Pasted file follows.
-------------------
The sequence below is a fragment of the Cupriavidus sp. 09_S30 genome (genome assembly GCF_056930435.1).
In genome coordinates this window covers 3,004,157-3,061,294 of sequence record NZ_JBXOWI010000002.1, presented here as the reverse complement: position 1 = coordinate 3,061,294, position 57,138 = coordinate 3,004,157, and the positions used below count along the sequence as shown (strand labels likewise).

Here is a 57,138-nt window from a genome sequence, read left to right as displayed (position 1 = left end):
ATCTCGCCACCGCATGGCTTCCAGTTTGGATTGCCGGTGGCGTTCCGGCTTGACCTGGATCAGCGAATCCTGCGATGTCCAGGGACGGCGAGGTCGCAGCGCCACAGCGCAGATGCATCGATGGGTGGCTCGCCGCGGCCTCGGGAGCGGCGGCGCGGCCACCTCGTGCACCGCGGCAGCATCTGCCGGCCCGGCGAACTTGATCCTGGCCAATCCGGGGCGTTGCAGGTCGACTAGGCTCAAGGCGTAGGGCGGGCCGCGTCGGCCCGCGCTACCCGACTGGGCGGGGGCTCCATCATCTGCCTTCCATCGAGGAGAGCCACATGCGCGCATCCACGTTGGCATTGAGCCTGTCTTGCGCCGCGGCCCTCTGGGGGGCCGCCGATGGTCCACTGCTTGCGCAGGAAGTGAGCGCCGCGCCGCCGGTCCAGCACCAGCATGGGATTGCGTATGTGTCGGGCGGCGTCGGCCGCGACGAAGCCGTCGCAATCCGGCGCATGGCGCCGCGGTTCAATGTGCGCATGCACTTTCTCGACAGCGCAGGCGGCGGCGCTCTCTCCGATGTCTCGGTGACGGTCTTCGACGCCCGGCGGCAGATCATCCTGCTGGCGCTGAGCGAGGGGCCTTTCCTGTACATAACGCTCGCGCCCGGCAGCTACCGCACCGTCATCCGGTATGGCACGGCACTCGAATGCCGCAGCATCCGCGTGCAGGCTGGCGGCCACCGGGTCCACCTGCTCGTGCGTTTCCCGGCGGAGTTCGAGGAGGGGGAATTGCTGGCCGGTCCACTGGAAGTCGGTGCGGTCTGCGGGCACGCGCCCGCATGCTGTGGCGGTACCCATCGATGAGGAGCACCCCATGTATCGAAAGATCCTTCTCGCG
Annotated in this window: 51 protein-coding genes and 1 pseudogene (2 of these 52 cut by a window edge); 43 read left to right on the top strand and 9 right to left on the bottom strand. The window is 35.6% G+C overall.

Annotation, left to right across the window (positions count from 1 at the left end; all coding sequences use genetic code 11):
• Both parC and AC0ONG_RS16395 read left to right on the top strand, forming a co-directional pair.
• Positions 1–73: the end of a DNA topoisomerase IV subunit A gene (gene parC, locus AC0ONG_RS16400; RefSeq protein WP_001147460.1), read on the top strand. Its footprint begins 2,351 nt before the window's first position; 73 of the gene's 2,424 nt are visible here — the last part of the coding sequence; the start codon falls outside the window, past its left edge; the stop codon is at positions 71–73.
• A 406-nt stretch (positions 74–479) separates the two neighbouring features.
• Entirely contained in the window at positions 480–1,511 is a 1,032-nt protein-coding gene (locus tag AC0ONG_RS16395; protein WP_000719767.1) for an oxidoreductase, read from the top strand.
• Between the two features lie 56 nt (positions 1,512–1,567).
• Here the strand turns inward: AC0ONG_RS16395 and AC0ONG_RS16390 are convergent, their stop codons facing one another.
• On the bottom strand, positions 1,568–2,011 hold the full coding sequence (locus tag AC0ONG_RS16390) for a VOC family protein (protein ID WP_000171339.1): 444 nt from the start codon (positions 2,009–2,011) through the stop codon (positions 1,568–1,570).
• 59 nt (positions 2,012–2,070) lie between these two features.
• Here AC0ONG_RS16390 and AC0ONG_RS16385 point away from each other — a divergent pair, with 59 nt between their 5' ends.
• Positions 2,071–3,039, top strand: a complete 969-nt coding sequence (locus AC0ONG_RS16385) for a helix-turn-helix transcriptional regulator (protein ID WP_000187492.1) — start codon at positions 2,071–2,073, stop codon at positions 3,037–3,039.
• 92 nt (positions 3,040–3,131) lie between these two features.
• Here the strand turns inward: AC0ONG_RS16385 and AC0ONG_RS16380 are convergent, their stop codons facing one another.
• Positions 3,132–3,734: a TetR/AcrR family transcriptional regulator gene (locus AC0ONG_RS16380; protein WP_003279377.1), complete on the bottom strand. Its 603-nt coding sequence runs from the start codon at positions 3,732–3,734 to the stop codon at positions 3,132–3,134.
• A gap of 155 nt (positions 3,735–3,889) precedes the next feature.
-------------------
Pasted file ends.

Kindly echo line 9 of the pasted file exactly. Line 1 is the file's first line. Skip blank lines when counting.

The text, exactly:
• A 406-nt stretch (positions 74–479) separates the two neighbouring features.